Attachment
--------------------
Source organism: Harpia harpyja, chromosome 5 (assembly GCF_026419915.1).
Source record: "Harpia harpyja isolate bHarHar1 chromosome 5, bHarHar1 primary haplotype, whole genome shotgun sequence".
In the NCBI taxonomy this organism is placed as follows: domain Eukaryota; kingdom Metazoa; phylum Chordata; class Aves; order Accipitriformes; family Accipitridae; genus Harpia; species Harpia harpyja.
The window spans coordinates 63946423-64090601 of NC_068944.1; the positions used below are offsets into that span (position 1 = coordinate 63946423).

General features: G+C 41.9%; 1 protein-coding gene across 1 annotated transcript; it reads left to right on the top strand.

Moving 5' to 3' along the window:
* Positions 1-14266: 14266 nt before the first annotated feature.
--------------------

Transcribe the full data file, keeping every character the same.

Source organism: Harpia harpyja, chromosome 5 (assembly GCF_026419915.1).
Source record: "Harpia harpyja isolate bHarHar1 chromosome 5, bHarHar1 primary haplotype, whole genome shotgun sequence".
In the NCBI taxonomy this organism is placed as follows: domain Eukaryota; kingdom Metazoa; phylum Chordata; class Aves; order Accipitriformes; family Accipitridae; genus Harpia; species Harpia harpyja.
The window spans coordinates 63946423-64090601 of NC_068944.1; the positions used below are offsets into that span (position 1 = coordinate 63946423).

General features: G+C 41.9%; 1 protein-coding gene across 1 annotated transcript; it reads left to right on the top strand.

Moving 5' to 3' along the window:
* Positions 1-14266: 14266 nt before the first annotated feature.